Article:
Thursday, May 21st, 2009 | Author:

Chinese Drywall & Mold

The news media has generated tremendous  fear associated with health problems caused by Chinese Drywall.  However, this widespread fear may be entirely misplaced.   Headaches, cough, sinus problems and breathing problems are also associated with the presence of mold.  Given the fact that Chinese Drywall was installed in a vast minority of homes, it is far more likely that problems associated with the symptoms identified above are caused by mold as a result of water intrusion.  For example, roof leaks, window leaks and door leaks will allow water to enter into a home possibly leading to the development of mold.  Likewise, if there is a fault – even a small fault—in an air conditioning system, the collision of warm air and cold air will result in condensation which, very likely, will result in mold growth.  It should also be noted that it is not uncommon for air conditioning coils to turn black due to the presence of mold (this issue is also known to occur in Chinese Drywall cases). 

 

The point is this:  if anyone has the symptoms mentioned above, the public should also be aware that there may be a culprit other than Chinese Drywall.   If there is a concern over the presence of Chinese Drywall, we would recommend that a home be tested for the presence of mold as well.  We also suggest that homeowners discuss problems with other homeowners in their community to find out if there are common complaints and issues.  We would not be surprised to find out that other individuals have issues with, for example, their air conditioning systems or windows.  If there are common complaints like these, homeowners should not limit their investigation solely to the existence of Chinese Drywall.  Instead, we believe it is imperative that the home be tested for mold as well.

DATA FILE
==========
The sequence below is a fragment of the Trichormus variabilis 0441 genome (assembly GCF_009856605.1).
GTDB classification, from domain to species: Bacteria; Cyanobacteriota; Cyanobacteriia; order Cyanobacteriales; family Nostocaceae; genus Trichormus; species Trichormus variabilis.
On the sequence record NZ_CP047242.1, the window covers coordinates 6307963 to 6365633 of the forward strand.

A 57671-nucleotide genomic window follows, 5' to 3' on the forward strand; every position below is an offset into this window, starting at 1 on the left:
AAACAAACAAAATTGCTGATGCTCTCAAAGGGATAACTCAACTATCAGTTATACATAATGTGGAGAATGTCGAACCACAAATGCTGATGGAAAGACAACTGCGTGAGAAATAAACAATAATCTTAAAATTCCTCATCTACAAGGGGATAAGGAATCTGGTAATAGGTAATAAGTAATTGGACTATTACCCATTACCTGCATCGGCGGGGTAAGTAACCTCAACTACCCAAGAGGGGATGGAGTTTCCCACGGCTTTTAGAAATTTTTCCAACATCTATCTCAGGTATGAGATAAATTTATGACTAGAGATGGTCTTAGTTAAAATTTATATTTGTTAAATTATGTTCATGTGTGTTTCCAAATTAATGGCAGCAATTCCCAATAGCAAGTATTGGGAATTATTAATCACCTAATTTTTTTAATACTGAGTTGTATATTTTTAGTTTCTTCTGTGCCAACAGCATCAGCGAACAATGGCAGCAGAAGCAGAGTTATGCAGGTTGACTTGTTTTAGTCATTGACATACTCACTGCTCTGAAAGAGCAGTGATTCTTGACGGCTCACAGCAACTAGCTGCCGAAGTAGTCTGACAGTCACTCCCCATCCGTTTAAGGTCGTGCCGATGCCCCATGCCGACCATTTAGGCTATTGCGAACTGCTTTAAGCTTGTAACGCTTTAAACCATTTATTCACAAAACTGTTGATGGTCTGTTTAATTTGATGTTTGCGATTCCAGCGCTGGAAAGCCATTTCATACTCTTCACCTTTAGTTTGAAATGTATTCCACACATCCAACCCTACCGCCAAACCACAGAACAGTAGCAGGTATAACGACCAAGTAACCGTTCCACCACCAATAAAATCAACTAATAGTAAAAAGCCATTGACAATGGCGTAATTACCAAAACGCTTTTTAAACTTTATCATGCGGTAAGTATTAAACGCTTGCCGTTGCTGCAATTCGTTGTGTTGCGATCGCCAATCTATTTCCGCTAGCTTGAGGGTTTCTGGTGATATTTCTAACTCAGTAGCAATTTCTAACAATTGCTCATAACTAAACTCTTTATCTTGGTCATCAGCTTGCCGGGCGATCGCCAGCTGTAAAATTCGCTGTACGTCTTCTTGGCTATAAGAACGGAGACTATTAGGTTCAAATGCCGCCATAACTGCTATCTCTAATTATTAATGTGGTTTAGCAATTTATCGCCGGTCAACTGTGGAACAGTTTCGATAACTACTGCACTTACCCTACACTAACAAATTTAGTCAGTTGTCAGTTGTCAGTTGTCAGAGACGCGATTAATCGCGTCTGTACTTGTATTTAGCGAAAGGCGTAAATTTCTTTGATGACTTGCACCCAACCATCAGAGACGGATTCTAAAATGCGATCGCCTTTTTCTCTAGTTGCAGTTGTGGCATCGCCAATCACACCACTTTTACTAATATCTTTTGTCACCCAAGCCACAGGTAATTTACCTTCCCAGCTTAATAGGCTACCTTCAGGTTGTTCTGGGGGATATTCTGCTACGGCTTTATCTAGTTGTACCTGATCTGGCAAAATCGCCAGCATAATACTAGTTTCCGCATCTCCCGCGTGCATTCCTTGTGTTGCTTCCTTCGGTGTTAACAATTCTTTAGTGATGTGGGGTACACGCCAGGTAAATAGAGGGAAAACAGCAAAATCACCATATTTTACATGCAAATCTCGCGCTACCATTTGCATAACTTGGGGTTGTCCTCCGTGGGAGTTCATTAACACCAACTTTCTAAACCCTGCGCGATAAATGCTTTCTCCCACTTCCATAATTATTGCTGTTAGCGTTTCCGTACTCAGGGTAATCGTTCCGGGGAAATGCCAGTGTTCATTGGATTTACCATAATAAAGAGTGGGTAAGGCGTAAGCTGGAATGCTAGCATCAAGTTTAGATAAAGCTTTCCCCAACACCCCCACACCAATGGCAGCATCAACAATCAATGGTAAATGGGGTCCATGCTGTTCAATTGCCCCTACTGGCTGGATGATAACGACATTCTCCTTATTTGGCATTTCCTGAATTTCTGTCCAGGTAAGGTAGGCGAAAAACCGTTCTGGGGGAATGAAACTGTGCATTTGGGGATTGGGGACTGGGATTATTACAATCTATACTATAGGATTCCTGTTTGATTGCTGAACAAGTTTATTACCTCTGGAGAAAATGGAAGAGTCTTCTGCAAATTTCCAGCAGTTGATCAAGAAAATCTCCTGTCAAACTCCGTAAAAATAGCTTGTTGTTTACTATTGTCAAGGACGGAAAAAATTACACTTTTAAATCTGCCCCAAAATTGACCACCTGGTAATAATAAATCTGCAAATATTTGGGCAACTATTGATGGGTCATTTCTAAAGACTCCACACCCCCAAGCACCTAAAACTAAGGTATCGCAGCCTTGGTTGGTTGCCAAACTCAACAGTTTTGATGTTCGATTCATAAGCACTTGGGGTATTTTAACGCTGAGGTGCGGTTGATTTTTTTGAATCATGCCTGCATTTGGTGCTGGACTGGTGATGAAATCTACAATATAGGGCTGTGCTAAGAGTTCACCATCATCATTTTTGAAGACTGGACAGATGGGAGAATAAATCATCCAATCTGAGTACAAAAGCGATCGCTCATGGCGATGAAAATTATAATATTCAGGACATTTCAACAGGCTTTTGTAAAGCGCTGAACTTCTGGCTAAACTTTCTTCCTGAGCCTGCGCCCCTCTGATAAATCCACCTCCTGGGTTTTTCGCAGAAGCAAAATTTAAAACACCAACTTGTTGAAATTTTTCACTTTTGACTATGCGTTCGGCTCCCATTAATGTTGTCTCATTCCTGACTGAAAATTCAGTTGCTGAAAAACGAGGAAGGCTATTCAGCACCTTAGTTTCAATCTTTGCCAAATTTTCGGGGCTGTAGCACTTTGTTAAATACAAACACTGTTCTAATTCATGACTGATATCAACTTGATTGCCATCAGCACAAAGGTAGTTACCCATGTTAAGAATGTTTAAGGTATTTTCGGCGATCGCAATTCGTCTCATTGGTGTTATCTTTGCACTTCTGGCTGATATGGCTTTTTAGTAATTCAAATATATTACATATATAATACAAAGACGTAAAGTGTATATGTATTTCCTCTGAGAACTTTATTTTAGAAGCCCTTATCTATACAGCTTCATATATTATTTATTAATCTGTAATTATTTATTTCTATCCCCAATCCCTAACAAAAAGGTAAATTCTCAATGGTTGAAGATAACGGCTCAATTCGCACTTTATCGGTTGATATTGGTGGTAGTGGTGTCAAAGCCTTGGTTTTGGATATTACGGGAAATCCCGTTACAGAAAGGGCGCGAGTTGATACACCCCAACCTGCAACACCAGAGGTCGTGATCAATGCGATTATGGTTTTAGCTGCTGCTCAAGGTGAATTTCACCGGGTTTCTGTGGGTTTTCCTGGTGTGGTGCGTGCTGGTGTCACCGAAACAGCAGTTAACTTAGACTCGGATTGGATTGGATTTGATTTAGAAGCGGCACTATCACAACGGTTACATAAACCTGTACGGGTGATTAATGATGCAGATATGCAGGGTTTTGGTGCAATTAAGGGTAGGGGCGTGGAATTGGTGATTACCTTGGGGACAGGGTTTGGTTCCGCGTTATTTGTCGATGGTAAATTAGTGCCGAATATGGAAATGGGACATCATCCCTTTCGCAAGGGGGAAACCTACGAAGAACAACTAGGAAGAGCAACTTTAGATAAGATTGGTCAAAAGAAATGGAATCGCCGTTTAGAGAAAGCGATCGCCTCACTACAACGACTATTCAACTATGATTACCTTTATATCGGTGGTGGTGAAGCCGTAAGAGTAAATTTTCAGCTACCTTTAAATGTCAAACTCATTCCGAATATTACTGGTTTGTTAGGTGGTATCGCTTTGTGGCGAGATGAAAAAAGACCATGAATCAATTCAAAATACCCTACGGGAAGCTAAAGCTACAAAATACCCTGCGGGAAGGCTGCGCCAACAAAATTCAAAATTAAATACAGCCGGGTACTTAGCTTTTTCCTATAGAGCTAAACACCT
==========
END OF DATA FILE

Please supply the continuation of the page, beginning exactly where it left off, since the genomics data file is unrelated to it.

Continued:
We are not downplaying the presence of Chinese Drywall and we continue to be interested in pursuing these claims.  However, we feel it important for the public to understand that health problems may be caused by something other than Chinese Drywall, e.g., mold, and that determining the source of the problem in a home should not be limited to one cause only.

This article does not constitute legal advice or the formation of an attorney-client relationship, and is not for re-publication without express permission of the author.